Production of Dimethylsulfide After Deposition of Increasing Amounts of Emiliania Huxleyi onto Sediments in Marine Microcosms
Rapid release of dimethylsulfoniopropionate (DMSP) and subsequent production of dimethylsulfide (DMS) may occur after deposition of DMSP-containing algae onto sediments, potentially causing a temporal accumulation of DMS. This relation between sedimentation and DMS formation was studied by supplying increasing amounts of the marine microalga Emiliania huxleyi to anoxic marine sediment microcosms, resulting in initial DMSP concentrations of 950 nM, 1600 nM and 5300 nM. In all experiments, rapid formation of DMS was observed, the highest concentrations were reached after 2 to 5 days. The DMS concentrations remained high for more than 5 days, suggesting a slow response of anaerobic DMS consuming bacteria. In a control experiment, in which the algae were kept in suspension, the release of DMS was an order of magnitude lower, and more gradual. It was therefore concluded that sedimentation of DMSP containing algae to anoxic sediments can lead to emission of DMS to the water column. The ratio between DMS produced and DMSP added was highest at the highest algal density. This may indicate an increasing importance of the cleavage of DMSP under increasing substrate concentrations. Hence, benthic DMS formation after sedimentation of algae is most likely to occur in eutrophic, coastal areas, where large amounts of algae are deposited onto very reduced sediments.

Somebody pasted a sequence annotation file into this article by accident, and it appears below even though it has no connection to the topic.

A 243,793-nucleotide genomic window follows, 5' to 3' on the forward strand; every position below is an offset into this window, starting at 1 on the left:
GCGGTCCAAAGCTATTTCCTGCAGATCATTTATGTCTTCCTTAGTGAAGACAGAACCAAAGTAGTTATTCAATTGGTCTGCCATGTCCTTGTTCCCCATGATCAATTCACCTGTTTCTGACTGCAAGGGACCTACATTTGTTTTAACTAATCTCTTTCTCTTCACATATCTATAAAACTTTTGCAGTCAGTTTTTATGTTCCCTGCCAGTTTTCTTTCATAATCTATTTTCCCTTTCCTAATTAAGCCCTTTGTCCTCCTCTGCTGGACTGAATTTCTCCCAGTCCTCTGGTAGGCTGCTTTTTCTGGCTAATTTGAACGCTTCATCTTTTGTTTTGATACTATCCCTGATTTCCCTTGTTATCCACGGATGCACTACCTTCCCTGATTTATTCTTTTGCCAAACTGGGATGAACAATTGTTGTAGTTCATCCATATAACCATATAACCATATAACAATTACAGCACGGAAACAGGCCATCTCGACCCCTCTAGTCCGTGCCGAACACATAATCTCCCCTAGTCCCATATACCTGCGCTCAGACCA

KeywordsEmiliania Huxleyi Increase Substrate Concentration DMSP Concentration Abiotic Loss Silicon Stopper
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